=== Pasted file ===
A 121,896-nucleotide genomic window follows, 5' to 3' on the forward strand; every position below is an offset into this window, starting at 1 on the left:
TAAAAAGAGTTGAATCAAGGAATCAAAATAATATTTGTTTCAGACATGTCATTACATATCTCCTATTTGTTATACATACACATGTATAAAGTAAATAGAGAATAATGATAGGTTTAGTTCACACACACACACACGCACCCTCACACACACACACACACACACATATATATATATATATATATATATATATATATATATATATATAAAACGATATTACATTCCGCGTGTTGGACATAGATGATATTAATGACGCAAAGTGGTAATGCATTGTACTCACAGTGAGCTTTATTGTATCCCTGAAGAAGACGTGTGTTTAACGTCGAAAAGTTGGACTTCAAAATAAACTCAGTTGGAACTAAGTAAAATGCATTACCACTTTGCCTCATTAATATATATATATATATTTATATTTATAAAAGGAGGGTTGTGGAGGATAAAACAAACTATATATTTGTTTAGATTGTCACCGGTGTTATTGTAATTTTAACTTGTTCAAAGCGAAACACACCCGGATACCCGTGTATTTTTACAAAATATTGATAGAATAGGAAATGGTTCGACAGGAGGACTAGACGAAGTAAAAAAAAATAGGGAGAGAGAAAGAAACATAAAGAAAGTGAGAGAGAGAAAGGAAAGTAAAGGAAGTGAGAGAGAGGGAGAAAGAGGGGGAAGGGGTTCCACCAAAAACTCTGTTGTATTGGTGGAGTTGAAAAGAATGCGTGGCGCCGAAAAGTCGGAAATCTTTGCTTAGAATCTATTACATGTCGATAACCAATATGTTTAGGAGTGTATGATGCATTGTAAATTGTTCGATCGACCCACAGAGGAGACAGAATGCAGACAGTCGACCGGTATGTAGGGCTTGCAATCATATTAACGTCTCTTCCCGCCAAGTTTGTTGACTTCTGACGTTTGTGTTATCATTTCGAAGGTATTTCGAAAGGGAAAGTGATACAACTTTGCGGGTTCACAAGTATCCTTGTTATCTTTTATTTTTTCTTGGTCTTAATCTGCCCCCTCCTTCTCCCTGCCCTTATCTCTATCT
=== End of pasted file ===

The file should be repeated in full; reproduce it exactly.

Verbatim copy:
A 121,896-nucleotide genomic window follows, 5' to 3' on the forward strand; every position below is an offset into this window, starting at 1 on the left:
TAAAAAGAGTTGAATCAAGGAATCAAAATAATATTTGTTTCAGACATGTCATTACATATCTCCTATTTGTTATACATACACATGTATAAAGTAAATAGAGAATAATGATAGGTTTAGTTCACACACACACACACGCACCCTCACACACACACACACACACACATATATATATATATATATATATATATATATATATATATATATAAAACGATATTACATTCCGCGTGTTGGACATAGATGATATTAATGACGCAAAGTGGTAATGCATTGTACTCACAGTGAGCTTTATTGTATCCCTGAAGAAGACGTGTGTTTAACGTCGAAAAGTTGGACTTCAAAATAAACTCAGTTGGAACTAAGTAAAATGCATTACCACTTTGCCTCATTAATATATATATATATATTTATATTTATAAAAGGAGGGTTGTGGAGGATAAAACAAACTATATATTTGTTTAGATTGTCACCGGTGTTATTGTAATTTTAACTTGTTCAAAGCGAAACACACCCGGATACCCGTGTATTTTTACAAAATATTGATAGAATAGGAAATGGTTCGACAGGAGGACTAGACGAAGTAAAAAAAAATAGGGAGAGAGAAAGAAACATAAAGAAAGTGAGAGAGAGAAAGGAAAGTAAAGGAAGTGAGAGAGAGGGAGAAAGAGGGGGAAGGGGTTCCACCAAAAACTCTGTTGTATTGGTGGAGTTGAAAAGAATGCGTGGCGCCGAAAAGTCGGAAATCTTTGCTTAGAATCTATTACATGTCGATAACCAATATGTTTAGGAGTGTATGATGCATTGTAAATTGTTCGATCGACCCACAGAGGAGACAGAATGCAGACAGTCGACCGGTATGTAGGGCTTGCAATCATATTAACGTCTCTTCCCGCCAAGTTTGTTGACTTCTGACGTTTGTGTTATCATTTCGAAGGTATTTCGAAAGGGAAAGTGATACAACTTTGCGGGTTCACAAGTATCCTTGTTATCTTTTATTTTTTCTTGGTCTTAATCTGCCCCCTCCTTCTCCCTGCCCTTATCTCTATCT